If you’re trying to exercise more, chances are you may be coming across all kinds of fitness expressions that you’ve never heard of before. This can be a bit overwhelming – especially if you’re only just embarking on a fitness journey – but don’t let it discourage you! We’ve put together a quick guide to help you understand what these terms actually mean.
Once you know what it stands for, it’s fairly obvious what an EMOM workout entails – you will be doing something for every minute of the workout. So, if your workout programme asks for 10 lunges EMOM, you simply start the clock, do the 10 lunges, then rest for the remainder of that minute. Then, you do another 10 reps at the top of the next minute – whether that’s the same exercise, or a different one as part of a circuit.
If you finish the exercises in 40 seconds, then you have 20 seconds of that minute to catch your breath before going again on the next minute. It may start off easy, but as you can imagine, it gets harder pretty quickly!
High-intensity interval training, or HIIT, is a training technique in which you exert maximum effort in quick, intense bursts, followed by short periods of rest or active recovery (small amounts of movement, while predominantly resting). The aim of these sessions is to maintain a high heart rate, to promote more efficient fat burning.
This leads us on nicely to EPOC, which is another abbreviation you may have come across. Put simply, it refers to the idea that after HIIT, the body will use more oxygen than it did during the actual workout itself. Why is this? During HIIT training, the body requires more energy than our aerobic energy system can provide, so it uses anaerobic pathways. Once the HIIT session is complete the body will seek to restore itself to homeostasis (its resting state). As part of this recovery process, the blood will be re-oxygenated, the body temperature will gradually lower and breathing and heart rates will return to normal. This all requires energy, which is why you will continue to burn calories after you’ve finished your HIIT session.
Tabata is similar to HIIT, but follows a slightly more rigid framework, composed of 8 rounds of 20 seconds maximum effort and 10 seconds rest. This style of training is named after the Japanese scientist who developed it, after testing the effectiveness of different methods of exercising. He compared two groups of athletes, one that trained 5 times each week for an hour at moderate intensity and one that did a high-intensity workout lasting 4 minutes and 20 seconds 4 times each week. After 6 weeks, Group 1 showed marked improvements to their aerobic system, but their anaerobic system showed little or no changes. In contrast, Group 2 showed much more of an increase to their aerobic system and their anaerobic system increased by 28%.
A quick example to illustrate the Tabata method for press-ups: you would do as many as you could in 20 seconds, rest for 10 seconds and repeat 8 times. The key is to put maximum effort in for those 20 seconds – giving anything less than 100% in each 20 second burst and it’s not real Tabata, so you won’t feel the benefit!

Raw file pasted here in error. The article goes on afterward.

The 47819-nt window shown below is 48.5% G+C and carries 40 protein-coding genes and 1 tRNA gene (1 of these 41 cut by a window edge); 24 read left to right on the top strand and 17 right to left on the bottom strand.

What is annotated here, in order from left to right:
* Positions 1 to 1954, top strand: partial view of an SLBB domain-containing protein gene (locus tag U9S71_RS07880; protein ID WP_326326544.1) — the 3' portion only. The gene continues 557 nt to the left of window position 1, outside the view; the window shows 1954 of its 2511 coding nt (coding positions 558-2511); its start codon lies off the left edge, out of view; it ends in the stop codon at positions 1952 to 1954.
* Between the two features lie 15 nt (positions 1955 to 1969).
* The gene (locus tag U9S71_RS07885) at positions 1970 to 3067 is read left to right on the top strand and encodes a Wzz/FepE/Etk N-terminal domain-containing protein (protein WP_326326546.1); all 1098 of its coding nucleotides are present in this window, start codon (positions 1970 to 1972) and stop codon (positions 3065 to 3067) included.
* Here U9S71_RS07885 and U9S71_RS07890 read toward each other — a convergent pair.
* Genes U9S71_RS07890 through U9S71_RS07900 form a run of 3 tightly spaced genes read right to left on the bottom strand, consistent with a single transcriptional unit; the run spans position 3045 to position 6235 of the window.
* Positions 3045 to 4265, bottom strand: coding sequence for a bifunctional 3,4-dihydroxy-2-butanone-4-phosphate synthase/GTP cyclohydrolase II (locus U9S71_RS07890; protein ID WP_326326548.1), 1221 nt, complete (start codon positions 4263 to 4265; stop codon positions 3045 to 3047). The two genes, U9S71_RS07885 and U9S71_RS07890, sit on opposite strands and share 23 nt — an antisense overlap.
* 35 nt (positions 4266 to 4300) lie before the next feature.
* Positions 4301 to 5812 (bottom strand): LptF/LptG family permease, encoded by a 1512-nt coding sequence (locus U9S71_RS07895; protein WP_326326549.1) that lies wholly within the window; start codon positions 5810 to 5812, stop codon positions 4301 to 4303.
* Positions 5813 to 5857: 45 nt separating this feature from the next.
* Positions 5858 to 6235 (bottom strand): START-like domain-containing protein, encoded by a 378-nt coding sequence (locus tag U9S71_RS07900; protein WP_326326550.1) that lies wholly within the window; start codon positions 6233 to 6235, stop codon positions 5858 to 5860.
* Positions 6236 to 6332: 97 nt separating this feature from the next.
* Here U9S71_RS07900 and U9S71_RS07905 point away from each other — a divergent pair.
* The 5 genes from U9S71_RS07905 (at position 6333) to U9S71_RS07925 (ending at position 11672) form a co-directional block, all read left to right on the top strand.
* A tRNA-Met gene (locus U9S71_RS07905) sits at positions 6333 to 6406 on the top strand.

Popularised by Crossfit, AMRAP workouts can be structured as a shorter or longer workout, depending on your needs. The aim, as you have probably already guessed, is simply to complete as many rounds or reps as possible in the time set.
A really simple example might be 2 minutes of press-ups AMRAP – here, you would need to complete as many press ups as possible in those two minutes. If we’re using rounds instead of reps, we might set the timer for 5 minutes and complete a round of 5 press-ups, 5 squats and 5 burpees as many times as possible before the buzzer goes off.
AMRAP is a great way to work out, because the timer is your coach, you can keep the exercises simple or modify them if you’re in the gym and have enough equipment to get creative. Plus, you can measure your progress easily, by coming back to the same workout every now and then to see how many more rounds or reps you’re able to do compared to when you started.
So now you know what they mean, how about trying them out yourself? Here are a few little workouts you could do at home or incorporate into your gym sessions, using the training systems outlined above:
Lunges 6 each leg
Press ups 10
Plank shoulder taps 40
A minute on each of these everyday exercises with no rest may look easy – but don’t be fooled, you’ll definitely get your sweat on!
Do the exercise for 40 seconds, then rest for 20
Dynamic lunge to squat
Push to Press
Rest for a minute after the mountain climbers and repeat
The workout will last 4 minutes and 20 seconds in total. You will spend 20 seconds going flat out on high knees, rest for 10 seconds, then straight into burpees and so on. Repeat the whole round of 4 exercises twice through. Dr Tabata’s experiment proved how effective this can be, so why not try adding a quick Tabata workout to your current fitness programme and see the difference it can make?
Ben, Head of Strength at Grow